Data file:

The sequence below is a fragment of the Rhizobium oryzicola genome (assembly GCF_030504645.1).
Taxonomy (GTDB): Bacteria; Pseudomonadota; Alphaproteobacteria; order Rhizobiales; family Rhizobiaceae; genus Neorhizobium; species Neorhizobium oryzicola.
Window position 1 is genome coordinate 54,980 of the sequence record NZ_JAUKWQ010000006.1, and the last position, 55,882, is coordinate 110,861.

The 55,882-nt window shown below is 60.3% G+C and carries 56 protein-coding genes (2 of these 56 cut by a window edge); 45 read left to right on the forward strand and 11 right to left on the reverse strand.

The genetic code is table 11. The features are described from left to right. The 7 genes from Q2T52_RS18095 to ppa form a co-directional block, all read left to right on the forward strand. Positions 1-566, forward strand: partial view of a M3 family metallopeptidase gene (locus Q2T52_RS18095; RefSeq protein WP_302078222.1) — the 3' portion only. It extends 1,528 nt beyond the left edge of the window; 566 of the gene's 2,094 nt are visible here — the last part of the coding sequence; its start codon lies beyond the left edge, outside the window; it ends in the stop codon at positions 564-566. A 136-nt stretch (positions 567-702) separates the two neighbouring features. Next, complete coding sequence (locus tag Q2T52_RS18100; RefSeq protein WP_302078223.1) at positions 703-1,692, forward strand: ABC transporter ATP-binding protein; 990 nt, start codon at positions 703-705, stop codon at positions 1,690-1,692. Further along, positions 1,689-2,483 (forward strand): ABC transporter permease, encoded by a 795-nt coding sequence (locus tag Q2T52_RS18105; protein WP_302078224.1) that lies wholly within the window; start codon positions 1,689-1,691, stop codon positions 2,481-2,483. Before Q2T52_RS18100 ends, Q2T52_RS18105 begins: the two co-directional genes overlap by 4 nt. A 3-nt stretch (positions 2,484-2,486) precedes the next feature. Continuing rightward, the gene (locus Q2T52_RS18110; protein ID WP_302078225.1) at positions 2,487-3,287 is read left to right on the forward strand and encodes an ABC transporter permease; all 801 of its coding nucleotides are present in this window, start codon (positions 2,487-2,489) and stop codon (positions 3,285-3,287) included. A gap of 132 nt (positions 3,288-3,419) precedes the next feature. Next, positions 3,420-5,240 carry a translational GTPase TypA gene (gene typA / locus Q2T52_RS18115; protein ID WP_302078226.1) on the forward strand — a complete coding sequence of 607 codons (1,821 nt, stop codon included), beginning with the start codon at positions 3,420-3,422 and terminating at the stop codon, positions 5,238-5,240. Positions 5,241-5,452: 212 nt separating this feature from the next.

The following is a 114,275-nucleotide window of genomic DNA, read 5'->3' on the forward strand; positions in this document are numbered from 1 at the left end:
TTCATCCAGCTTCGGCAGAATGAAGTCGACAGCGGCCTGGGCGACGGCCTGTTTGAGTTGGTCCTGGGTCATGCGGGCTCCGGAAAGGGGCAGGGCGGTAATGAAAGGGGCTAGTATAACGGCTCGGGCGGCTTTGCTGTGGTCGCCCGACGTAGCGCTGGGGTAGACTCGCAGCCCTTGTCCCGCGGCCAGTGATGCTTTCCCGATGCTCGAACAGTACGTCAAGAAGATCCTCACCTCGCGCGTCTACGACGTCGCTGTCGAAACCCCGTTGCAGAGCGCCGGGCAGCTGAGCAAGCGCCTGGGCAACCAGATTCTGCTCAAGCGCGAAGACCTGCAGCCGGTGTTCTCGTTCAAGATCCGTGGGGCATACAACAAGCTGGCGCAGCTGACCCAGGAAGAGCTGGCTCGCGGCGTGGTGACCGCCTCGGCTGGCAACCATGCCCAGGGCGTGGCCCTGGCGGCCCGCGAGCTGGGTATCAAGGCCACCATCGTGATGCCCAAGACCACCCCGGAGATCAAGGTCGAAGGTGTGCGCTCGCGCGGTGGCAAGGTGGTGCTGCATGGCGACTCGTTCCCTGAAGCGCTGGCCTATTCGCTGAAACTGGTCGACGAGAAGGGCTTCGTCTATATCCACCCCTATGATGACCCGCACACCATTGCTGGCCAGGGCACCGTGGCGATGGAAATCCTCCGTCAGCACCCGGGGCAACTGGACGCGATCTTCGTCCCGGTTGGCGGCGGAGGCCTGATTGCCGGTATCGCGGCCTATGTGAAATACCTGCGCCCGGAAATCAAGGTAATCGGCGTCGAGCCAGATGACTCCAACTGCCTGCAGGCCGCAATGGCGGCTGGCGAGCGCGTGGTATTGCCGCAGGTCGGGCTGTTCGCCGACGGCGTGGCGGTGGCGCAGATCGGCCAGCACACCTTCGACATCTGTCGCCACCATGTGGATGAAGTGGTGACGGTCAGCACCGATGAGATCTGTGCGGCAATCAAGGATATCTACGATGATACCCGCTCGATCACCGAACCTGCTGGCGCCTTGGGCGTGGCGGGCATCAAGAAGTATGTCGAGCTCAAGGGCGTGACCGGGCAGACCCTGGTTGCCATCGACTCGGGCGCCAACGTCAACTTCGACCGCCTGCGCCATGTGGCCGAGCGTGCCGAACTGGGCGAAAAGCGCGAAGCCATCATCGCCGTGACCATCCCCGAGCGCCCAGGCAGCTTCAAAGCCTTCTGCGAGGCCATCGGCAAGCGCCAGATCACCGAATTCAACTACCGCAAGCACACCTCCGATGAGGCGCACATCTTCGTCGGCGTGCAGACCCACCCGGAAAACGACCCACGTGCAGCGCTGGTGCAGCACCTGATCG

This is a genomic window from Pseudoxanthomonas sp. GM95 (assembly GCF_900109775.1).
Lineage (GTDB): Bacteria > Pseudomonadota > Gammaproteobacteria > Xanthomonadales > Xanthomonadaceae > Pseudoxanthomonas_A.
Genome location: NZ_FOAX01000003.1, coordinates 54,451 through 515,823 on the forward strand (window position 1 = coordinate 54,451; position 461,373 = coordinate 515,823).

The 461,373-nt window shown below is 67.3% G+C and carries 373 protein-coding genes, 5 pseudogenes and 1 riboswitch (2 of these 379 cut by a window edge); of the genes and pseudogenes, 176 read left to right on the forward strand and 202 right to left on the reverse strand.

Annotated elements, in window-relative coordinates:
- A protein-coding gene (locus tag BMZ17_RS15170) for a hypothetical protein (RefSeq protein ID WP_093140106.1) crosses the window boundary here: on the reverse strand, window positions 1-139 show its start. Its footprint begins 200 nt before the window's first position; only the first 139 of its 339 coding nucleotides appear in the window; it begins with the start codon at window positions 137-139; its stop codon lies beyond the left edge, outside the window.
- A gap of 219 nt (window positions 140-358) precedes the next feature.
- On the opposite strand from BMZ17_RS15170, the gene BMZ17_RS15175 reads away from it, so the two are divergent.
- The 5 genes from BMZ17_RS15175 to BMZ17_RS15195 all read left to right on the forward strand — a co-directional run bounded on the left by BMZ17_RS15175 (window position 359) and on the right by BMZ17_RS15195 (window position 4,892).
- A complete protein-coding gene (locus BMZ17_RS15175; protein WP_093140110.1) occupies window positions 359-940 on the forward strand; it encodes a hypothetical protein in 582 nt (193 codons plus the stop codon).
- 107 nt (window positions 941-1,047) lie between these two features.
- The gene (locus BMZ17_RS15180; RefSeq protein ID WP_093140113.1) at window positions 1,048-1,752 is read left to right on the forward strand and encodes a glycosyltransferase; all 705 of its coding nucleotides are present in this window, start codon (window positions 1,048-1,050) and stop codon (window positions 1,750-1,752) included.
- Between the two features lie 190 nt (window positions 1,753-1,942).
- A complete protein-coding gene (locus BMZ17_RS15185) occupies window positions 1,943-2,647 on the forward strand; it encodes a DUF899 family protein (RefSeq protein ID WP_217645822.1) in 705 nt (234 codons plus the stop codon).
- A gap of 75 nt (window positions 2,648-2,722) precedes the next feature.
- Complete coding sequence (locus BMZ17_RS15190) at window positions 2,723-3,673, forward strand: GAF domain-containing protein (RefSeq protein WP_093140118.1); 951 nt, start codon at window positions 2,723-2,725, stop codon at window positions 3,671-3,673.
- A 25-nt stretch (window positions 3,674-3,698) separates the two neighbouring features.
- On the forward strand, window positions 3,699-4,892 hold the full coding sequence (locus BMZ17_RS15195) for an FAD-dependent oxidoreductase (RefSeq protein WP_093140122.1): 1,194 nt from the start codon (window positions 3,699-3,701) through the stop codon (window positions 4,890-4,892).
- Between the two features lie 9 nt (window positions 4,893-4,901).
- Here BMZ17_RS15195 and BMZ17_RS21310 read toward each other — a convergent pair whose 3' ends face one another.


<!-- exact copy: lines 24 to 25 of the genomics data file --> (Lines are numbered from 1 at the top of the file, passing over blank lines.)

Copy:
- A 25-nt stretch (window positions 3,674-3,698) separates the two neighbouring features.
- On the forward strand, window positions 3,699-4,892 hold the full coding sequence (locus BMZ17_RS15195) for an FAD-dependent oxidoreductase (RefSeq protein WP_093140122.1): 1,194 nt from the start codon (window positions 3,699-3,701) through the stop codon (window positions 4,890-4,892).